HC Deb 10 April 1832 vol 12 cc193-5
Mr. Calvert

presented a Petition from the shipowners and others interested in the free navigation of the river Thames, against the Gravesend Pier Bill. The petitioners complained of the great injury which would arise to the navigation by the erection of the pier, which was proposed to extend 215 feet into the bed of the river, and that a great injustice would be done to the watermen of Gravesend, 1,200 of whom would be thrown out of employment. The petitioners concluded by praying that the Bill might not pass into a law.

Laid on the Table.

The Order of the Day for the third reading of this Bill having been read,

Mr. Hodges

moved, that the Bill be now read a third time. He supported the Bill, as a great convenience to the public, who, in a short space of time, would have the pier free from all tolls. With respect to the alleged injury to the navigation of the river, he could only say, that the plan had been investigated by the officers of the Board of Admiralty, the Custom House, Trinity House, and the Corporation of the city of London, and the select Committee had been informed by those several officers that the plan was neither objectionable, nor could any inconvenience arise from it. The inconvenience of the present pier was sufficiently proved by the fact that 40,000 persons had landed at a temporary pier at Northfleet, one mile from Gravesend, during the last year. He begged hon. Members to reflect that Gravesend was the Brighton of the lower orders of the metropolis, of whom 120,000 visited it during the last year, and, therefore, the subject was well worthy the consideration of the House.

Sir Byam Martin

objected to the Bill, under the conviction that the navigation of the river would be injured, for he knew that erections of this description tended much to create dangerous shoals. He should, therefore, move, as an amendment, that the Bill be read a third time this day six months.

Sir Robert Inglis

said, he had some reason to believe the hon. and gallant Admiral's remark was correct, and, therefore, he felt bound to support the Amendment.

Mr. Hodges

observed, that the gallant Admiral's objection, would, in this instance, be obviated by the manner in which the work in question would be constructed.

Mr. Briscoe

supported the Bill. He had been on the Committee, and, he considered the intended pier of so much importance to the people who resorted to Gravesend from town, that he would give the Bill his fullest concurrence.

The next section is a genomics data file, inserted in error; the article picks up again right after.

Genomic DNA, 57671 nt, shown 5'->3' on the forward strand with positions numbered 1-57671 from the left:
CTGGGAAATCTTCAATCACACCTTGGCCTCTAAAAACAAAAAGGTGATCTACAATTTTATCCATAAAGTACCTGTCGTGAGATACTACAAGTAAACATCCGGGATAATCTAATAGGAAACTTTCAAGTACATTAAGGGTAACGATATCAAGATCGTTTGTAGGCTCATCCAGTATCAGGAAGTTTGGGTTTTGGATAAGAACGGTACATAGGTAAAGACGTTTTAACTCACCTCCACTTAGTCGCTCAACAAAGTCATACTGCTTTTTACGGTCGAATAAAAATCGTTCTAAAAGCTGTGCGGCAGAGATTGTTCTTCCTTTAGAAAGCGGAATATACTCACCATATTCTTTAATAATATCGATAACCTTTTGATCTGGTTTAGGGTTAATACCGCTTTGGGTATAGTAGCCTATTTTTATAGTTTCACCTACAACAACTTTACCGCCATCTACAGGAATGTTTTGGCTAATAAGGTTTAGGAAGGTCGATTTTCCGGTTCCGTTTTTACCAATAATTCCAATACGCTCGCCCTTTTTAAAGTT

Mr. Wilks

concurred in what had been advanced in support of the Bill. The public would by it be relieved from the exorbitant demands of the Gravesend watermen for landing passengers, although, he considered, that the Bill ought not to compel persons who did not land at the jetty to pay the dues for the pier.

Mr. Warburton

said, that unless a provision was introduced into the Bill, to give the public the option of choosing their landing place, he should support the Amendment.

Mr. Hodges

said, the payment of the pier dues would be only compulsory on those who passed from steam vessels, regularly employed in the conveyance of passengers. There was no such obligation on other vessels.

Mr. Hunt

said, it appeared from the hon. Member's statement, that those who travelled by hired vessels, were to pay the pier dues while those who sailed in their own were to be exempt. This was hardly fair, particularly when it was said it would throw several hundred watermen out of employment, whose charge for landing passengers was now 4d., while the pier dues were 3d., and this it seemed was to be paid whether they used the pier or not. A division took place on the Amendment: Ayes 26; Noes 41—Majority 15.

The Bill read a third time.

Two clauses having been added on the Motion of Mr. Hodges by way of rider,

Mr. Hume

then moved an Amendment on one of the clauses, to the effect that passengers might have the option of landing either above or below the pier without being liable to the dues, which ought only to be payable by those actually making use of the pier.

The House divided on the Amendment; Ayes 45; Noes 21—Majority 24.

The Bill, with the Amendment, passed.

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